TABLE 3 ______________________________________ 35% Hydrogen Peroxide Resins Continuous Batch ______________________________________ (Anion-Exchange Resins) Powdex PAO 18 100 Amberlite IRA-400 27 100 Diaion 15 100 Amberlite IRA-900 17 100 (Chelate Resins) Uniselex UR-50 30 100 (Filter Sludges) KC Floc 25 100 Solca Floc 42 100 ______________________________________EXAMPLE 5
The Fe.sup.2+ catalyst was added to a slurry of granular ion-exchange bead resins (mixture of 2 gr of Diaion SK 1B and 2 gr of Diaion SA 10A) in 150 ml of water in such an amount that the concentration of Fe.sup.2+ is 0.01M.
The slurry and the 35% hydrogen peroxide aqueous solution were continuously fed to a column-type reactor at feeding rates of 35 ml/hour and 14 ml/hour, respectively, to conduct the oxidative decomposition at a temperature of 100.degree. C. and an average residence time of 5 hours.
Attained was a 98% decomposition rate.EXAMPLE 6
In the system in which 1 gr each of the cation-exchange resin IR-120B and the anion-exchange resin IRA-400 are dispersed in 50 ml of water, concentration of the Fe.sup.2+ catalyst was determined at 0.02M, with the 35% hydrogen peroxide aqueous solution was continuously fed at the rate of 60 ml/hour with independent pH values.
The conversion depending on the lapse of time was determined at various pH values. The results are shown in Table 4, from which it is understood that pH has little influence on the reaction rate.
TABLE 4 ______________________________________ pH = Conversion (%) Time (min.) 1 4 7 10 ______________________________________ 50 84 94 94 89 60 87 96 96 94 90 91 99 99 97 120 93 99 99 98 150 95 100 100 99 ______________________________________EXAMPLE 7
The 35% hydrogen peroxide solution was added to the dispersion of 10 gr of the cation-exchange resin, IR-120B. This IR-120B concentration in water was 10% of the total water volume.
The batch process required the 400 to 600 ml capacity reaction vessel to be safe against possible vigorous foaming during the reaction, while the vessel volume capacity of 200 ml was sufficient for the continuous process.EXAMPLE 8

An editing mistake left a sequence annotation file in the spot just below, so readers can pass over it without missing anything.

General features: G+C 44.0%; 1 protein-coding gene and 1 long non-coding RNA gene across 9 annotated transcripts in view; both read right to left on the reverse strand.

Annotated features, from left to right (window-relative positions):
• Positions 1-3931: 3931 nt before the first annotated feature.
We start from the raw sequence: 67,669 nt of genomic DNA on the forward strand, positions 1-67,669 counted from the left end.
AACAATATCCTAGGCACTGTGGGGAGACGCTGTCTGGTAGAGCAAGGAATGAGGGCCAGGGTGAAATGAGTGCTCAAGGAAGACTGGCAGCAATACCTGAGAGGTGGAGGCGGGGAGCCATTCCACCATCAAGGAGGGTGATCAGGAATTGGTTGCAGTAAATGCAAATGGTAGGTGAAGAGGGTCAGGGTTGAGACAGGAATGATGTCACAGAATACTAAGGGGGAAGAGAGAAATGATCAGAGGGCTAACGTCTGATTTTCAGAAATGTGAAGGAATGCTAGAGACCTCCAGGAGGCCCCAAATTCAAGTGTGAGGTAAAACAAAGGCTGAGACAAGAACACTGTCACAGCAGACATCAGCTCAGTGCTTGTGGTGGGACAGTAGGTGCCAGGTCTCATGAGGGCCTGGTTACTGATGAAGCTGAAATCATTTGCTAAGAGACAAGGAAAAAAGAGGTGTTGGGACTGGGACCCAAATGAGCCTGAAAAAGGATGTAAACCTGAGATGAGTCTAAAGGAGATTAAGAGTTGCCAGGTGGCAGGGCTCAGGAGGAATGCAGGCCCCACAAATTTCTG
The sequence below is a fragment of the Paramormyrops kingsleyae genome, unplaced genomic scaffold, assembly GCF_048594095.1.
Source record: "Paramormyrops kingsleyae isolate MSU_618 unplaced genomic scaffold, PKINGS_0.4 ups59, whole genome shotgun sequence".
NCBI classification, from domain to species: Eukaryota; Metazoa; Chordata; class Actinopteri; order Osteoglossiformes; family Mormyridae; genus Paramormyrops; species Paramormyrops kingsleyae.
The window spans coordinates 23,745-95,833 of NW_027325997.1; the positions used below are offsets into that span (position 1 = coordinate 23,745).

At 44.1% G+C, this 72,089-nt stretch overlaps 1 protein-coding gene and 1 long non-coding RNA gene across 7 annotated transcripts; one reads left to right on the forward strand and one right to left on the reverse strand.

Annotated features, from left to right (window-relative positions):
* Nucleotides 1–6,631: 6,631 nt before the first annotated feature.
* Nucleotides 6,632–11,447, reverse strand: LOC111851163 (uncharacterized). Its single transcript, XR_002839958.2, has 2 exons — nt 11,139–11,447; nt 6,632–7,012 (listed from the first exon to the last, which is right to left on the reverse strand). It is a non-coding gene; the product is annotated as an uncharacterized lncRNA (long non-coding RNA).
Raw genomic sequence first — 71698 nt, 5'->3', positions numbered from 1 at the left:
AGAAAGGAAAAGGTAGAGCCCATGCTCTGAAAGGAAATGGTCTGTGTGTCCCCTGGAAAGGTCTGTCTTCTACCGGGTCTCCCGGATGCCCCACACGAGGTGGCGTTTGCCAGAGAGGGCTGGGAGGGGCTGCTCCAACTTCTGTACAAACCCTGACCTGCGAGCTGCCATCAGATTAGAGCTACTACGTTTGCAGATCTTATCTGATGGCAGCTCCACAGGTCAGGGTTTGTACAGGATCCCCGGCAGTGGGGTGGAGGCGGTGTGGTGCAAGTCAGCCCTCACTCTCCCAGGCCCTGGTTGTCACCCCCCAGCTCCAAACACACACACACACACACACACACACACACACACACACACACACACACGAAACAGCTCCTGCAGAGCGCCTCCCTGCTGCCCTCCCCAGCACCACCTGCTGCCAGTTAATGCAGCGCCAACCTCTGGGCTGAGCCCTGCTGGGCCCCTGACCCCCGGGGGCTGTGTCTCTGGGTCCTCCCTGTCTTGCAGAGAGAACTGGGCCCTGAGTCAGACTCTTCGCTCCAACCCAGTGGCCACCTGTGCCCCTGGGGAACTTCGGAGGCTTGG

Twenty gr of the organic filter sludge KC Floc was dispersed in 50 ml of water, and the 35% hydrogen peroxide solution was continuously fed to the dispersion at a rate of 160 ml/hour to oxidatively decompose the filter sludge. The percentage decrease in the TOC was determined, after 2 hours and 30 minutes, to be 98% with mechanical stirring, and 93% without mechanical stirring.
1. A method for treating radioactive organic wastes containing anionic exchange resins which comprises decomposing the wastes by oxidizing treatment with at least 2 gr/hour of hydrogen peroxide per gr of waste at a temperature below 100.degree. C. with a catalyst system comprising (a) salts containing ferrous or ferric ions at a concentration of 0.01 to 0.05 moles per liter and (b) an organic cation exchange resin in an amount of at least 1% by weight based on the organic solid wastes to be decomposed.
2. A method for treating radioactive organic wastes according to claim 1 wherein hydrogen peroxide is continuously fed, as an aqueous solution with a concentration from 30 to 60% by weight, in the form of liquid, or after being changed to gas, at a rate of between 2 and 40 gr/hour per 1 gr(dry basis) of the wastes to be decomposed, to an aqueous medium in the presence of both an iron-ion and a cation-exchange resin.
3. A method according to claim 2 in which the continuous decomposition by oxidation of the wastes is carried out at a waste concentration of from 1 to 10% (w/v).
4. A method according to claim 1 in which the amount of the cation-exchange resin is 10% or more by weight, based on the organic solid wastes to be decomposed.
5. A method according to claim 1, in which the oxidative decomposition reaction is carried out in an aqueous medium with a pH value ranging from 1.5 to 10.
6. A method according to claim 1, in which the oxidative decomposition reaction is promoted by stirring with hydrogen peroxide, which is fed from the bottom of the reaction vessel.
Filed: Dec 12, 1983
Date of Patent: Nov 25, 1986
Assignee: JGC Corporation (Tokyo)
Inventors: Akihiro Yamanaka (Yokohama), Masami Toshikuni (Yokohama), Kazunori Suzuki (Yokohama)
Primary Examiner: Benoit Castel
Law Firm: Armstrong, Nikaido, Marmelstein & Kubovcik
Application Number: 6/560,370
International Classification: C02F 172;